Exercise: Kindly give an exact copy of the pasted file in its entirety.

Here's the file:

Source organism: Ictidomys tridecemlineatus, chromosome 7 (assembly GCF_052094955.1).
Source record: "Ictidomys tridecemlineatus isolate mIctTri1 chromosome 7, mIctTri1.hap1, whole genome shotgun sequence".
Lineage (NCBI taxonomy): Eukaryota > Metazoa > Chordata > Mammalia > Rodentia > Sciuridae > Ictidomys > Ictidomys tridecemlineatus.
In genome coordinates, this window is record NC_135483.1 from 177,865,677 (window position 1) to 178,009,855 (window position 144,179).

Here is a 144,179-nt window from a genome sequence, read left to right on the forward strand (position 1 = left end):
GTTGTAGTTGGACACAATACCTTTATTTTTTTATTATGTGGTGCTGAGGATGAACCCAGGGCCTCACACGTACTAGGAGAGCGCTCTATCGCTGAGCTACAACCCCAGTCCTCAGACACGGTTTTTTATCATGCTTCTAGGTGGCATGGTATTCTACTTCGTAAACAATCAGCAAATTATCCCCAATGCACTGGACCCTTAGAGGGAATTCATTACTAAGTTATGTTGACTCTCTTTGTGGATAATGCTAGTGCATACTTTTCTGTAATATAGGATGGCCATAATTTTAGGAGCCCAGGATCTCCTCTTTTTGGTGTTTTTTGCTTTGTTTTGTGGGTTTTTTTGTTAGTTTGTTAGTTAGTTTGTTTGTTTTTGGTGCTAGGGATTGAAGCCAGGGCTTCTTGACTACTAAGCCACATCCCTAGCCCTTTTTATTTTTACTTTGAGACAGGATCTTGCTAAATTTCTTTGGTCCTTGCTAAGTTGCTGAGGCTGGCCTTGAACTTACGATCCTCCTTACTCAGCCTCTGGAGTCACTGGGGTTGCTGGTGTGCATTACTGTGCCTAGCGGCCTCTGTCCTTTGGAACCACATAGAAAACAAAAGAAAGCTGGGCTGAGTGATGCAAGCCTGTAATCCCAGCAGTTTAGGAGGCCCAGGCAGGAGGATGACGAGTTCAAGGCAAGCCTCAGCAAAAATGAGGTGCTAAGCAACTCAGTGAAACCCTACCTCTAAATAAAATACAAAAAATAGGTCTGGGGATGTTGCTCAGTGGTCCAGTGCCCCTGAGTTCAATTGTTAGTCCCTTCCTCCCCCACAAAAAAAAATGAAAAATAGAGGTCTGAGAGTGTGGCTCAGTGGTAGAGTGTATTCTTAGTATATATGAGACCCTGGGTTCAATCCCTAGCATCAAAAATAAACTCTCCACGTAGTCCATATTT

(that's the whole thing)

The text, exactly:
Source organism: Ictidomys tridecemlineatus, chromosome 7 (assembly GCF_052094955.1).
Source record: "Ictidomys tridecemlineatus isolate mIctTri1 chromosome 7, mIctTri1.hap1, whole genome shotgun sequence".
Lineage (NCBI taxonomy): Eukaryota > Metazoa > Chordata > Mammalia > Rodentia > Sciuridae > Ictidomys > Ictidomys tridecemlineatus.
In genome coordinates, this window is record NC_135483.1 from 177,865,677 (window position 1) to 178,009,855 (window position 144,179).

Here is a 144,179-nt window from a genome sequence, read left to right on the forward strand (position 1 = left end):
GTTGTAGTTGGACACAATACCTTTATTTTTTTATTATGTGGTGCTGAGGATGAACCCAGGGCCTCACACGTACTAGGAGAGCGCTCTATCGCTGAGCTACAACCCCAGTCCTCAGACACGGTTTTTTATCATGCTTCTAGGTGGCATGGTATTCTACTTCGTAAACAATCAGCAAATTATCCCCAATGCACTGGACCCTTAGAGGGAATTCATTACTAAGTTATGTTGACTCTCTTTGTGGATAATGCTAGTGCATACTTTTCTGTAATATAGGATGGCCATAATTTTAGGAGCCCAGGATCTCCTCTTTTTGGTGTTTTTTGCTTTGTTTTGTGGGTTTTTTTGTTAGTTTGTTAGTTAGTTTGTTTGTTTTTGGTGCTAGGGATTGAAGCCAGGGCTTCTTGACTACTAAGCCACATCCCTAGCCCTTTTTATTTTTACTTTGAGACAGGATCTTGCTAAATTTCTTTGGTCCTTGCTAAGTTGCTGAGGCTGGCCTTGAACTTACGATCCTCCTTACTCAGCCTCTGGAGTCACTGGGGTTGCTGGTGTGCATTACTGTGCCTAGCGGCCTCTGTCCTTTGGAACCACATAGAAAACAAAAGAAAGCTGGGCTGAGTGATGCAAGCCTGTAATCCCAGCAGTTTAGGAGGCCCAGGCAGGAGGATGACGAGTTCAAGGCAAGCCTCAGCAAAAATGAGGTGCTAAGCAACTCAGTGAAACCCTACCTCTAAATAAAATACAAAAAATAGGTCTGGGGATGTTGCTCAGTGGTCCAGTGCCCCTGAGTTCAATTGTTAGTCCCTTCCTCCCCCACAAAAAAAAATGAAAAATAGAGGTCTGAGAGTGTGGCTCAGTGGTAGAGTGTATTCTTAGTATATATGAGACCCTGGGTTCAATCCCTAGCATCAAAAATAAACTCTCCACGTAGTCCATATTT